The Most Washington Movie Ever: Round of 16

Welcome back to our quest to find the most DC film of all time.

As the bracket to determine the Most Washington Movie Ever continues, it is clear, from the remaining field of 16 that many of these matchups are going, almost automatically, to the predictable choices. While it’s relieving to see the can-do sappiness of Dave head for the bargain DVD bin, it deserved a bit better than losing to All the President’s Men by a whopping 73 percentage points. In fact, the four movies alive in the presidential quadrant are the top four intiall seeds: The American President survived Wag the Dog in a battle of Bill Clinton-era ambition and Bill Clinton-era sarcasm, Dr. Strangelove dispatched Nixon, and Lincoln routed The Butler.

The “Death and Destruction” section still has a bit of intrigue to it, though. While favorites Independence Day, Thank You for Smoking, and The Exorcist are still going strong, 14th-seeded Breach pulled off another upset, knocking off White House Down. (And adding another item to the Secret Service’s list of foibles.) Next up for the scrappy true-life tale of FBI subterfuge is The Exorcist, which unlike Captain America: The Winter Soldier and White House Down, is not a shoot-’em-up soft target. Will Breach do to Washington movies what the University of Alabama at Birmingham just did to all of our NCAA brackets?

The “Secrets and Lies” category is a bit more stable. Overall No. 1 DC Cab continues to trample the competition, sending off Damn Yankees, No Way Out slipped by The Good Shepherd, A Few Good Men got past Enemy of the State, and Minority Report beat Shattered Glass, saving me the agony of having to make any more New Republic jokes.

The “Blind Ambition” group, though, is where this tournament’s other overrated buzzsaw continues to toss off superior films. Mr. Smith Goes to Washington, which glorifies stalling the gears of government more than any other movie in the history of the medium, obliterated In the Loop in the second round, despite the latter title’s far-more-accurate cynicism and scenery. (It wasn’t Jimmy Stewart attending that Cannabis Corpse show at the Black Cat.) Elsewhere in the quadrant, Being There snuck past Alexandria football drama Remember the Titans while Broadcast News topped St. Elmo’s Fire, ending the possibility of an all-Joel Schumacher final. (He also directed DC Cab.) But Round 2 also gave us our first tie of the bracket, between the post-war classic Born Yesterday and Petey Green biopic Talk to Me. By executive decision, Talk to Me will advance.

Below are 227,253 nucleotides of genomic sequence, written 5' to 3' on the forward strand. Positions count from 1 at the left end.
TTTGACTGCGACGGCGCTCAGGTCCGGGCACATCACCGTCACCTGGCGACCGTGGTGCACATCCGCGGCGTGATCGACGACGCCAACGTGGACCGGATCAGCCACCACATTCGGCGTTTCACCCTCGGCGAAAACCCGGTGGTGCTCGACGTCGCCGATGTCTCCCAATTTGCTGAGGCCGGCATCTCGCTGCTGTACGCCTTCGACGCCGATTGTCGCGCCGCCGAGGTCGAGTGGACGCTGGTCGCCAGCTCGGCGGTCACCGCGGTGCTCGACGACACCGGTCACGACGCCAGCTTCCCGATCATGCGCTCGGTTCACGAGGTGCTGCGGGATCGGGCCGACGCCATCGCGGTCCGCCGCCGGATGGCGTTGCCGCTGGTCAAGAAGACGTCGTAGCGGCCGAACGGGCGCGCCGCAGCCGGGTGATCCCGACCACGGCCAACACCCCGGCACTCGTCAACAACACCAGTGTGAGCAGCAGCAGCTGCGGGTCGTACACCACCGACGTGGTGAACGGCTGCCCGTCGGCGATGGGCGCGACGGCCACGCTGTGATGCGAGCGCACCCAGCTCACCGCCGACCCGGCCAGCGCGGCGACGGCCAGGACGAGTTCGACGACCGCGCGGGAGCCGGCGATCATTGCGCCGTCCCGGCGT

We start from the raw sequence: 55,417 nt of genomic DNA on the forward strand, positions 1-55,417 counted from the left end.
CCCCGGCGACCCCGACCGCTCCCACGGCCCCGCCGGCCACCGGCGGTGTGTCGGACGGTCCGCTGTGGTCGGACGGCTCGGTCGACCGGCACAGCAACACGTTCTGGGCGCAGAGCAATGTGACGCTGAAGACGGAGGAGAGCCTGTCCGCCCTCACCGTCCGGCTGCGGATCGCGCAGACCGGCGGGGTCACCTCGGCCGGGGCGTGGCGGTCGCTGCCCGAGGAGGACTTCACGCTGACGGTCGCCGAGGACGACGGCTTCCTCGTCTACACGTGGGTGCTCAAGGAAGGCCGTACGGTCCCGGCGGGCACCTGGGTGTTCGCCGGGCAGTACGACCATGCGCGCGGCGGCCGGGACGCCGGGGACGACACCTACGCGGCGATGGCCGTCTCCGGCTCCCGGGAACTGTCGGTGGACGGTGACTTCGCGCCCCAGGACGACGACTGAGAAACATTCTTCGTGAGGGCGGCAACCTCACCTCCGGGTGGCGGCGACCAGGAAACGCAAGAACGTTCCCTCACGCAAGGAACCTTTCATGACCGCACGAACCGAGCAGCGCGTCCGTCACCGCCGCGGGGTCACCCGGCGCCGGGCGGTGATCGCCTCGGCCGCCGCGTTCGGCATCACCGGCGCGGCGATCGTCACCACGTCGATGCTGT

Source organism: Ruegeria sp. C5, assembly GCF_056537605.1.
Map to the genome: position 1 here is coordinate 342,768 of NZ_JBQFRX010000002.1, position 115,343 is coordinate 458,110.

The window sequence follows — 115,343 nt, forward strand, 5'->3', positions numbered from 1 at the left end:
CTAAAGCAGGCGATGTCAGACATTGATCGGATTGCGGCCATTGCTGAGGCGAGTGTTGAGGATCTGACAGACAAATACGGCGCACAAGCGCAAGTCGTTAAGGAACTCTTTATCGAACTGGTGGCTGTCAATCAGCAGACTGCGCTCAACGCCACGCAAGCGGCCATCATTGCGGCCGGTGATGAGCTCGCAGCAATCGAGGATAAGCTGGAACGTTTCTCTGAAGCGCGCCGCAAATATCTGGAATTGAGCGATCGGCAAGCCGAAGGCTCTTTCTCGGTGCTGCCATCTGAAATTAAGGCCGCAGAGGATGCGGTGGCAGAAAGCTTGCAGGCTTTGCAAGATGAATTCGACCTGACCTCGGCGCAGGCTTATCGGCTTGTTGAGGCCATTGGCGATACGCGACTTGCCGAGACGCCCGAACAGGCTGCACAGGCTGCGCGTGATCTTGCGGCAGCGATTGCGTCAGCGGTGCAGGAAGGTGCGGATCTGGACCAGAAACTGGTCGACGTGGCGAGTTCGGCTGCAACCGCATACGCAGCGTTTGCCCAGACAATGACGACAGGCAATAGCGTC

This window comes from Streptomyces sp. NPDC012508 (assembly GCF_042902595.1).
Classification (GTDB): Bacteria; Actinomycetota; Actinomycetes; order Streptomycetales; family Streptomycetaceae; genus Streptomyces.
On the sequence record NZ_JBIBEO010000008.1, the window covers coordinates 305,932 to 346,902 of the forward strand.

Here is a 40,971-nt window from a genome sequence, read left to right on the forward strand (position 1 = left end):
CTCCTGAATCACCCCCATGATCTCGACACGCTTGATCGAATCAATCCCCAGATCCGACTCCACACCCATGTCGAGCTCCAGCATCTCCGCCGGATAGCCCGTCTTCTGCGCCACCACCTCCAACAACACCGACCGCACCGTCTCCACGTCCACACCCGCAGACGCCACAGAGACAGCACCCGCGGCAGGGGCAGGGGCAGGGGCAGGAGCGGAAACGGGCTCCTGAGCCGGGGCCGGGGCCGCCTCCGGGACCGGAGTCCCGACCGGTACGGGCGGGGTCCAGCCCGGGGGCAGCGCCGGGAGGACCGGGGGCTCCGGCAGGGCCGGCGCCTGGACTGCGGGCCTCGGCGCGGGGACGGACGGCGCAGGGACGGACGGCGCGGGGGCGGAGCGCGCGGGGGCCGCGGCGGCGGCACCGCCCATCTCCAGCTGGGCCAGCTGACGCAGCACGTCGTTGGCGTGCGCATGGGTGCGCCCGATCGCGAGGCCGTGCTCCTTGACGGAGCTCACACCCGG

The following contenders are going at in the movie bracket’s Sweet 16. In the presidential quadrant, it’s All the President’s Men versus The American President and Dr. Strangelove versus Lincoln. In “Death and Destruction,” Independence Day will go up against Thank You for Smoking, while Breach tries to continue its Cinderella run against The Exorcist. The “Secrets and Lies” semifinals pit DC Cab against No Way Out and A Few Good Men against Minority Report. And in “Blind Ambition,” Being There takes on Broadcast News while Talk to Me bravely walks into the Mr. Smith buzzsaw. Polls close Friday at 4 PM.

“Presidents, Fake and Fictionalized”

“Death and Destruction”

“Secrets and Lies”

“Blind Ambition”

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Staff Writer

Benjamin Freed joined Washingtonian in August 2013 and covers politics, business, and media. He was previously the editor of DCist and has also written for Washington City Paper, the New York Times, the New Republic, Slate, and BuzzFeed. He lives in Adams Morgan.